Humanities and History, published his first novel entitled Jody (Victoria, B.C.: Trafford Publishing, 2007), a little-boy-lost fantasy, complete with magic, a wizard, and a Tolkien-like struggle of good vs. evil. It takes place in late 19th Century Ohio and a world which parallels it. His second fantasy novel will be published in late 2007.
Andy Kindon, Ph.D.
Anthropology, hosted a meeting of the California Community College Archaeology Consortium at West Valley College in Fall 2006 which was attended by faculty from many neighboring schools, including Cabrillo College, Foothill College, Ohlone College, San Jose State University and the University of California, Berkeley.
He and two colleagues were awarded a National Science Foundation Research Grant in the amount of $123,838 to conduct archaeological research at an ancient Maya site in Belize.
Dr. Kindon was co-author on an essay "Uxbenká Archaeological Project (UAP): Site
Settlement in the Rio Blanco Valley, Toledo District, Belize" that was published in Archaeological Investigations in the Eastern Maya Lowlands: Papers of the 2005 Belize Archaeology Symposium, a book edited by J. Awe, J. Morris, and S. Jones (National Institute of Culture and History, Belize, 2006).
He also served as co-author on an essay "The 2006 Field Season of the Uxbenka Archaeological Project" to be published in the same series in summer 2007.
In April 2007 Dr. Kindon attended the 72nd Annual Meeting of the Society for American Archaeology in Austin, Texas where he presented a paper "The emergence of sociopolitical complexity in southern Belize: A case study from the site of Uxbenká, Toledo District, southern Belize" and served as co-author on a second paper "Owning the past in a post-colonial world: The successes and failures of competing claims to archaeology in the Maya Region."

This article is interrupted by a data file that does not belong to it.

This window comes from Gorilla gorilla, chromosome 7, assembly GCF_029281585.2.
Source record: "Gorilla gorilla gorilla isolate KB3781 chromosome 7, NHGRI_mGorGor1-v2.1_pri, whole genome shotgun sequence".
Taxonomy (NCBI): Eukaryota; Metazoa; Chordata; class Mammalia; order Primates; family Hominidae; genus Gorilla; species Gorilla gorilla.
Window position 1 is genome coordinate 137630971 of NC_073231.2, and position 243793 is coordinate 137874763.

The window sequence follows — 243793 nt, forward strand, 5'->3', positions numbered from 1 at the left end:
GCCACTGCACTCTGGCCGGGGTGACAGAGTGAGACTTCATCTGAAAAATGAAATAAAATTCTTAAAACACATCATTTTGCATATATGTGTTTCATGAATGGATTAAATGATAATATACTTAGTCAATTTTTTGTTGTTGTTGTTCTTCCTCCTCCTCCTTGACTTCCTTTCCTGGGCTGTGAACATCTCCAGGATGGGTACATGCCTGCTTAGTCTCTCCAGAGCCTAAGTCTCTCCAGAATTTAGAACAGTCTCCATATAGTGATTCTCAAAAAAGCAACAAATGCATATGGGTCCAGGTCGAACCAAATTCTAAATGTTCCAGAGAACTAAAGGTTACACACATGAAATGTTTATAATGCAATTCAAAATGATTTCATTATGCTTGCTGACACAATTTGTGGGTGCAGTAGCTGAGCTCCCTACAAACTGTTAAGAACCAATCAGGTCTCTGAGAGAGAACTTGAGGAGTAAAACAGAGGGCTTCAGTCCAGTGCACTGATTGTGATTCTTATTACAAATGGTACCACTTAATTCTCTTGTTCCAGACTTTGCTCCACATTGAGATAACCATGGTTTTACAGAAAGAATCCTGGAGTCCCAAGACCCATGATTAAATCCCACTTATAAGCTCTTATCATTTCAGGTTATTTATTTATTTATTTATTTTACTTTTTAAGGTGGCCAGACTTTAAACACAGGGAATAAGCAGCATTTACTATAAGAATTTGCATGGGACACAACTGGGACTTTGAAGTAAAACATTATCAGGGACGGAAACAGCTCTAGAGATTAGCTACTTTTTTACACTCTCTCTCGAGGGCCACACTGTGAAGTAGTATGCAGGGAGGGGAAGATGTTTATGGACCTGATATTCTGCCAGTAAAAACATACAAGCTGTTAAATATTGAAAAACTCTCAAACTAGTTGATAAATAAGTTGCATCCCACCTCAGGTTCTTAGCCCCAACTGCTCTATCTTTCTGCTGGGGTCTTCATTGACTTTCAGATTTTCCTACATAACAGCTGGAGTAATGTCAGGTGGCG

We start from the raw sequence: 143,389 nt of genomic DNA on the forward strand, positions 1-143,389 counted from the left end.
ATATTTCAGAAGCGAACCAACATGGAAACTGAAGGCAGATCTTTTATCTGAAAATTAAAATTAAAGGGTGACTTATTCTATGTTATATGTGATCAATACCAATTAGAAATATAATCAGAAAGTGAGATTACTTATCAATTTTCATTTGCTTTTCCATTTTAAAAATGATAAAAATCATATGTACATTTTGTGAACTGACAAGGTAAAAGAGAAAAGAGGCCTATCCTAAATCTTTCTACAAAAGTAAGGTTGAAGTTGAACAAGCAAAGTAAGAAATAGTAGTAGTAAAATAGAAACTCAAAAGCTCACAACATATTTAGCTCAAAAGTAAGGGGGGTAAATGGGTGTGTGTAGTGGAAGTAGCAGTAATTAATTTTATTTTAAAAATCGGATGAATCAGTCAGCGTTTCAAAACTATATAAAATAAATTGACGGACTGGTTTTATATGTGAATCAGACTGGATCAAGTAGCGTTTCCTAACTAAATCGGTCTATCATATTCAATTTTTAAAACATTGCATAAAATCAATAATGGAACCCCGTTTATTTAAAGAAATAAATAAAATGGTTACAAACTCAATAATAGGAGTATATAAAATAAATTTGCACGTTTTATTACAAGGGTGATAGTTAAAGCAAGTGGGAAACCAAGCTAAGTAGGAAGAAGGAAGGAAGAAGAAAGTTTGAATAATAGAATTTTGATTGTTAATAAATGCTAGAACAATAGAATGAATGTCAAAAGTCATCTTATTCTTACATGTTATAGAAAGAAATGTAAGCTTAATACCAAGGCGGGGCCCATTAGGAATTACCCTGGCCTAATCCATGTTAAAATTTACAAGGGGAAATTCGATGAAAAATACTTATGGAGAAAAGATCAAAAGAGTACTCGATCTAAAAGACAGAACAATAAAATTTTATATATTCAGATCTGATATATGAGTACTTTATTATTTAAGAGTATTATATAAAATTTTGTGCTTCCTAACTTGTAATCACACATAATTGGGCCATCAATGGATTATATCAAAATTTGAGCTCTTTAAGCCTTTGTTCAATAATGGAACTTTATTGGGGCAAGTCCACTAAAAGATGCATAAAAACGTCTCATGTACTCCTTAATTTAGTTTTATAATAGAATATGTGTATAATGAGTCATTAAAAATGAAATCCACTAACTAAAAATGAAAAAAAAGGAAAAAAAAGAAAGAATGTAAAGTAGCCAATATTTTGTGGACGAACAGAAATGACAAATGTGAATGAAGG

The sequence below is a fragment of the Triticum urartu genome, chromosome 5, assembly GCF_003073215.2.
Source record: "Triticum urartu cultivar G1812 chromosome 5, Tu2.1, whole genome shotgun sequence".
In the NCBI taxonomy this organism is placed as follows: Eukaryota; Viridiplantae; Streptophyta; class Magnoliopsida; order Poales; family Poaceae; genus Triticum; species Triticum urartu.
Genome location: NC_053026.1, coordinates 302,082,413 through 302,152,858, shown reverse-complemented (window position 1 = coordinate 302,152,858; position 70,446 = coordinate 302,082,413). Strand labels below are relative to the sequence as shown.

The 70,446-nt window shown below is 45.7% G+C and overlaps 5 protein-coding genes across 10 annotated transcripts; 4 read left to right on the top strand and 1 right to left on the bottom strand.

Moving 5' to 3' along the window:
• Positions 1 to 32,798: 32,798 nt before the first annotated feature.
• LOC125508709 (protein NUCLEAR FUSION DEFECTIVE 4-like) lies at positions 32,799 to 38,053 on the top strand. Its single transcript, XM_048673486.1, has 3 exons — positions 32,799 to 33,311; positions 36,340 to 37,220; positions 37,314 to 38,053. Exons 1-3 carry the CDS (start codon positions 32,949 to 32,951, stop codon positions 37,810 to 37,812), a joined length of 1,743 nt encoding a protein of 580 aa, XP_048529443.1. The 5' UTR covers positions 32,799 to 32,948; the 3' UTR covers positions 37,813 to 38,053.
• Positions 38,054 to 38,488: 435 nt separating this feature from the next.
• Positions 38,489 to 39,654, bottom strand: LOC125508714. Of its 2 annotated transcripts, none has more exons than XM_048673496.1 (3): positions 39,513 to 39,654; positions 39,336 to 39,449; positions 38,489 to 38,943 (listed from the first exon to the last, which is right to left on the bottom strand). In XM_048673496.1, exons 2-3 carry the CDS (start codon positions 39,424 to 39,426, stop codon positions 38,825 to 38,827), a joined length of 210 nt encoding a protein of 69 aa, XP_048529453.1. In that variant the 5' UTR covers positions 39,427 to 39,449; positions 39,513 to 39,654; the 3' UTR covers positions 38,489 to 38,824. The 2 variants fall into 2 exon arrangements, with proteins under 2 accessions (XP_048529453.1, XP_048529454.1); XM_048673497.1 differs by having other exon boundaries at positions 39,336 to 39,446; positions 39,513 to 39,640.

He and a colleague from Foothill College recently received a $5000 research grant from California State Parks to launch an archaeological project at Wilder Ranch State Park involving students from West Valley and Foothill Colleges. He currently serves as co-principal investigator on the Foothill-West Valley Archaeological Survey and the Uxbenká Archaeological Project.
Dr. Kindon's work in Belize and California will be featured in an upcoming issue of South Bay Accent magazine, to be published in June 2007.
Psychology, won the Science Symposium Award at the 15th Annual Science Symposium and Poster Session sponsored by the Massachusetts Neurological Society on June 7, 2006 for her paper, "Physiological and Behavioral Evidence for Affective Priming."
For the Academic Year 2006-2007, she received a graduate student scholarship at Boston University School of Medicine, Graduate Sciences Division, Behavioral Neuroscience Program.
On April 25th , 2007, she successfully passed her written and oral comprehensive qualifying examinations and was advanced to candidacy for the Med/Ph.D. in Behavioral Neuroscience.
English, was selected to participate in "Oaxaca: Crossroads of a Continent," an four week NEH Summer Institute for College and University faculty sponsored by the Community College Humanities Association that is to be held on site in Oaxaca, Mexico. (Unfortunately, Ms. Maia had to decline because of a death in her family.)
Margarita Mitevska, Sylvia Ortega, Susanne Overstreet and Sue Wilson
ESL, presented a paper on revising writing in the ESL class at the 38th Annual California Teachers of English to Speakers of Other Languages in San Diego in April.
Sondra Ricar, Ph.D.
History and Political Science, published a book, Scenarios in American Government, A Critical Thinking Reader (Chandler Sharp 2007). Dr. Ricar's book uses fictionalized essays to illustrate the major aspects of American government and to challenge students to resolve problems posed by the scenario.
English, was selected to Co-Chair and plan the 57th conference, "Restoring Hope in a Time of Fear," coordinated by the Curriculum Study Commission of Central California Council of Teachers of English. The conference takes place at Asilomar from the 28th to the 30th of September 2007.